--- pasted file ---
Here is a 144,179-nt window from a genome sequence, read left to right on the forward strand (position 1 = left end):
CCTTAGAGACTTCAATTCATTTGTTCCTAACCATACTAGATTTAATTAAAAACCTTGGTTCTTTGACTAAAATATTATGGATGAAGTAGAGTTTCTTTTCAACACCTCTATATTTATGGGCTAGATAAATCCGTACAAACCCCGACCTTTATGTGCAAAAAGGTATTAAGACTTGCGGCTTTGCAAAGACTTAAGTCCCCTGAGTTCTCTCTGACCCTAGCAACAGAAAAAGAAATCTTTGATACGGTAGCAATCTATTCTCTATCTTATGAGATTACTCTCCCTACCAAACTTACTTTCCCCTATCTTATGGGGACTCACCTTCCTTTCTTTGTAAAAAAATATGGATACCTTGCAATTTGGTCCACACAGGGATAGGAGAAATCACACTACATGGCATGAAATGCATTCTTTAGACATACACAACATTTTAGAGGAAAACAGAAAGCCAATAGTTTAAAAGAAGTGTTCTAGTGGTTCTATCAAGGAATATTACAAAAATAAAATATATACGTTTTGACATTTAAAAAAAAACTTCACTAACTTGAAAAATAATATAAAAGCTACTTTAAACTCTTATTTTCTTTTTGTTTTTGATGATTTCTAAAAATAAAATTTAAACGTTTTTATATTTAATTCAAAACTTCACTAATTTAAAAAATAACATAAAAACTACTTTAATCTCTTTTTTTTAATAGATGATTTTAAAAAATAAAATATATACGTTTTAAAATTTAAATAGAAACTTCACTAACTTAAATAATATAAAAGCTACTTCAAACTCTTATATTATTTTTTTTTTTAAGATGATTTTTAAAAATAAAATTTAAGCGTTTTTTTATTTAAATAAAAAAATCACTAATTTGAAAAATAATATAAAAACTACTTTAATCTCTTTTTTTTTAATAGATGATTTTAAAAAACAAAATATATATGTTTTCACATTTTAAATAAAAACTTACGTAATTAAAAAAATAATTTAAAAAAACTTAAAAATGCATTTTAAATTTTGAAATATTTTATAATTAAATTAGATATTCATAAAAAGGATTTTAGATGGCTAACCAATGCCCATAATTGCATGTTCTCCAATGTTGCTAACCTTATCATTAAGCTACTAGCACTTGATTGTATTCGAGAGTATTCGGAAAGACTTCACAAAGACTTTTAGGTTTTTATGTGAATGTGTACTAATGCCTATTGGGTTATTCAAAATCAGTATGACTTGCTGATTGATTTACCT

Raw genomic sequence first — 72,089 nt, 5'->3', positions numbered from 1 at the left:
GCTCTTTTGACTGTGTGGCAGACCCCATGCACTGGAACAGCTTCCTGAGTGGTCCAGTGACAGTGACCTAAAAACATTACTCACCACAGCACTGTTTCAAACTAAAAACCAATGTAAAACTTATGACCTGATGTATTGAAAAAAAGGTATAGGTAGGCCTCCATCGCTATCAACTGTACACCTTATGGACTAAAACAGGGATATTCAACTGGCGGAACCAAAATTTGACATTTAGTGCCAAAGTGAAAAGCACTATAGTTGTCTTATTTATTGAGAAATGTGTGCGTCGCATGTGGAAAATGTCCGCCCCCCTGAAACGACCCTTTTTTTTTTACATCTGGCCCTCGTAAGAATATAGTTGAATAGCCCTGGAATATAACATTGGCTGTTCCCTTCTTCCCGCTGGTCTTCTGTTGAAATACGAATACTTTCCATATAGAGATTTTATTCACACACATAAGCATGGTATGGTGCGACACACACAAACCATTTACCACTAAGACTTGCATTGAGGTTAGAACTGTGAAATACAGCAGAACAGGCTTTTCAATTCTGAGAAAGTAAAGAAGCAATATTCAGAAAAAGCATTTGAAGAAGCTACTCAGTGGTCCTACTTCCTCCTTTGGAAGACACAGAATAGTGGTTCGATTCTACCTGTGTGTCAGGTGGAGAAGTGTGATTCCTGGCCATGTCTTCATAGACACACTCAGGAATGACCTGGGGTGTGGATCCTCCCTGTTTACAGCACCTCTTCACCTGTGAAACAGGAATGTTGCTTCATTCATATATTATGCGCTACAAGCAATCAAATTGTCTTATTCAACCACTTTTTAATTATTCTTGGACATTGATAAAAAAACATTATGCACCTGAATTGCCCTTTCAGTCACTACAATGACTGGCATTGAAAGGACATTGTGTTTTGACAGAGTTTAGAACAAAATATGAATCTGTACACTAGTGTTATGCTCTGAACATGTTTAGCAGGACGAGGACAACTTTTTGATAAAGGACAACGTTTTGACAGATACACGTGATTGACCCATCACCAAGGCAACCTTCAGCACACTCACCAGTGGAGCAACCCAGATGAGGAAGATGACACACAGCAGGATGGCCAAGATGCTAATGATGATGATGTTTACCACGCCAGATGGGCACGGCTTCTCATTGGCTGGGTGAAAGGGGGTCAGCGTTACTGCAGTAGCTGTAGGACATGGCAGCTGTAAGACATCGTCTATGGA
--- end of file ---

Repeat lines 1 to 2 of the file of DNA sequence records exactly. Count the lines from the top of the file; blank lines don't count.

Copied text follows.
Here is a 144,179-nt window from a genome sequence, read left to right on the forward strand (position 1 = left end):
CCTTAGAGACTTCAATTCATTTGTTCCTAACCATACTAGATTTAATTAAAAACCTTGGTTCTTTGACTAAAATATTATGGATGAAGTAGAGTTTCTTTTCAACACCTCTATATTTATGGGCTAGATAAATCCGTACAAACCCCGACCTTTATGTGCAAAAAGGTATTAAGACTTGCGGCTTTGCAAAGACTTAAGTCCCCTGAGTTCTCTCTGACCCTAGCAACAGAAAAAGAAATCTTTGATACGGTAGCAATCTATTCTCTATCTTATGAGATTACTCTCCCTACCAAACTTACTTTCCCCTATCTTATGGGGACTCACCTTCCTTTCTTTGTAAAAAAATATGGATACCTTGCAATTTGGTCCACACAGGGATAGGAGAAATCACACTACATGGCATGAAATGCATTCTTTAGACATACACAACATTTTAGAGGAAAACAGAAAGCCAATAGTTTAAAAGAAGTGTTCTAGTGGTTCTATCAAGGAATATTACAAAAATAAAATATATACGTTTTGACATTTAAAAAAAAACTTCACTAACTTGAAAAATAATATAAAAGCTACTTTAAACTCTTATTTTCTTTTTGTTTTTGATGATTTCTAAAAATAAAATTTAAACGTTTTTATATTTAATTCAAAACTTCACTAATTTAAAAAATAACATAAAAACTACTTTAATCTCTTTTTTTTAATAGATGATTTTAAAAAATAAAATATATACGTTTTAAAATTTAAATAGAAACTTCACTAACTTAAATAATATAAAAGCTACTTCAAACTCTTATATTATTTTTTTTTTTAAGATGATTTTTAAAAATAAAATTTAAGCGTTTTTTTATTTAAATAAAAAAATCACTAATTTGAAAAATAATATAAAAACTACTTTAATCTCTTTTTTTTTAATAGATGATTTTAAAAAACAAAATATATATGTTTTCACATTTTAAATAAAAACTTACGTAATTAAAAAAATAATTTAAAAAAACTTAAAAATGCATTTTAAATTTTGAAATATTTTATAATTAAATTAGATATTCATAAAAAGGATTTTAGATGGCTAACCAATGCCCATAATTGCATGTTCTCCAATGTTGCTAACCTTATCATTAAGCTACTAGCACTTGATTGTATTCGAGAGTATTCGGAAAGACTTCACAAAGACTTTTAGGTTTTTATGTGAATGTGTACTAATGCCTATTGGGTTATTCAAAATCAGTATGACTTGCTGATTGATTTACCT